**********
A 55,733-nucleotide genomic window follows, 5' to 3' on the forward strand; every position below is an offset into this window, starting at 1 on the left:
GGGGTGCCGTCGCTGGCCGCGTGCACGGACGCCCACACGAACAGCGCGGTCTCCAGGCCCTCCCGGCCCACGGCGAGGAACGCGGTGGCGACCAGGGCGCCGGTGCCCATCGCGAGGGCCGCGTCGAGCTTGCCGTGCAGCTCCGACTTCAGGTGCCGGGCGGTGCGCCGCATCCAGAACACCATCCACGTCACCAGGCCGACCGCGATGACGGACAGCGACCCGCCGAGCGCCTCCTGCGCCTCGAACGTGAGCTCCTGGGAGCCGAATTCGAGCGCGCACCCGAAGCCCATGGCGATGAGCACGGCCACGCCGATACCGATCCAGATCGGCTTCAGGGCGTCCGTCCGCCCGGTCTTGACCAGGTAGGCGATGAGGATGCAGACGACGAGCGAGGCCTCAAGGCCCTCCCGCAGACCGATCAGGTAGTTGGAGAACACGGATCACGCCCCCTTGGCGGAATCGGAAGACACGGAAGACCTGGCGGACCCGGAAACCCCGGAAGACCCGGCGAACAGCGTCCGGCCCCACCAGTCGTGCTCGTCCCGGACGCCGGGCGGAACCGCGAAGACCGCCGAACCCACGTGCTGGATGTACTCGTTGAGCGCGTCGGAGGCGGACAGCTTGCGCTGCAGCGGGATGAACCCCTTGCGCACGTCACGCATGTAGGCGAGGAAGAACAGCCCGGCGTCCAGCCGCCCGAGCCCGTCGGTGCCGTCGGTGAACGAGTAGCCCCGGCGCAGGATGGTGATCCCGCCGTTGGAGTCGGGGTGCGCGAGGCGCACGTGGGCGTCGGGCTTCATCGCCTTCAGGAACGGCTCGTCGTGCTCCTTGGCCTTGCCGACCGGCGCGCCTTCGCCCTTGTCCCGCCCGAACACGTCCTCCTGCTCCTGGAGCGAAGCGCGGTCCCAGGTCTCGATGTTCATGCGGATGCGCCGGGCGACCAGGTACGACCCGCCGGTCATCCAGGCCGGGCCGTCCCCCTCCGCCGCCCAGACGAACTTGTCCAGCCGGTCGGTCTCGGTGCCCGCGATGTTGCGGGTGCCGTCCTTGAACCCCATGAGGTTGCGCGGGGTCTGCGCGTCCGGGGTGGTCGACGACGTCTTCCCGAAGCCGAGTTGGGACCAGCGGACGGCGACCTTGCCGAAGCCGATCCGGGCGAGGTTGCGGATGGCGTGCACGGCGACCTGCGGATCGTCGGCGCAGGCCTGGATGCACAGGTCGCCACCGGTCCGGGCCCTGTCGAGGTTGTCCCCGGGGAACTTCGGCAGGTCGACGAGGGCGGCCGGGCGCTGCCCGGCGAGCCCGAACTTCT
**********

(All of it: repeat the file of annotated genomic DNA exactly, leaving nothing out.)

A 55,733-nucleotide genomic window follows, 5' to 3' on the forward strand; every position below is an offset into this window, starting at 1 on the left:
GGGGTGCCGTCGCTGGCCGCGTGCACGGACGCCCACACGAACAGCGCGGTCTCCAGGCCCTCCCGGCCCACGGCGAGGAACGCGGTGGCGACCAGGGCGCCGGTGCCCATCGCGAGGGCCGCGTCGAGCTTGCCGTGCAGCTCCGACTTCAGGTGCCGGGCGGTGCGCCGCATCCAGAACACCATCCACGTCACCAGGCCGACCGCGATGACGGACAGCGACCCGCCGAGCGCCTCCTGCGCCTCGAACGTGAGCTCCTGGGAGCCGAATTCGAGCGCGCACCCGAAGCCCATGGCGATGAGCACGGCCACGCCGATACCGATCCAGATCGGCTTCAGGGCGTCCGTCCGCCCGGTCTTGACCAGGTAGGCGATGAGGATGCAGACGACGAGCGAGGCCTCAAGGCCCTCCCGCAGACCGATCAGGTAGTTGGAGAACACGGATCACGCCCCCTTGGCGGAATCGGAAGACACGGAAGACCTGGCGGACCCGGAAACCCCGGAAGACCCGGCGAACAGCGTCCGGCCCCACCAGTCGTGCTCGTCCCGGACGCCGGGCGGAACCGCGAAGACCGCCGAACCCACGTGCTGGATGTACTCGTTGAGCGCGTCGGAGGCGGACAGCTTGCGCTGCAGCGGGATGAACCCCTTGCGCACGTCACGCATGTAGGCGAGGAAGAACAGCCCGGCGTCCAGCCGCCCGAGCCCGTCGGTGCCGTCGGTGAACGAGTAGCCCCGGCGCAGGATGGTGATCCCGCCGTTGGAGTCGGGGTGCGCGAGGCGCACGTGGGCGTCGGGCTTCATCGCCTTCAGGAACGGCTCGTCGTGCTCCTTGGCCTTGCCGACCGGCGCGCCTTCGCCCTTGTCCCGCCCGAACACGTCCTCCTGCTCCTGGAGCGAAGCGCGGTCCCAGGTCTCGATGTTCATGCGGATGCGCCGGGCGACCAGGTACGACCCGCCGGTCATCCAGGCCGGGCCGTCCCCCTCCGCCGCCCAGACGAACTTGTCCAGCCGGTCGGTCTCGGTGCCCGCGATGTTGCGGGTGCCGTCCTTGAACCCCATGAGGTTGCGCGGGGTCTGCGCGTCCGGGGTGGTCGACGACGTCTTCCCGAAGCCGAGTTGGGACCAGCGGACGGCGACCTTGCCGAAGCCGATCCGGGCGAGGTTGCGGATGGCGTGCACGGCGACCTGCGGATCGTCGGCGCAGGCCTGGATGCACAGGTCGCCACCGGTCCGGGCCCTGTCGAGGTTGTCCCCGGGGAACTTCGGCAGGTCGACGAGGGCGGCCGGGCGCTGCCCGGCGAGCCCGAACTTCT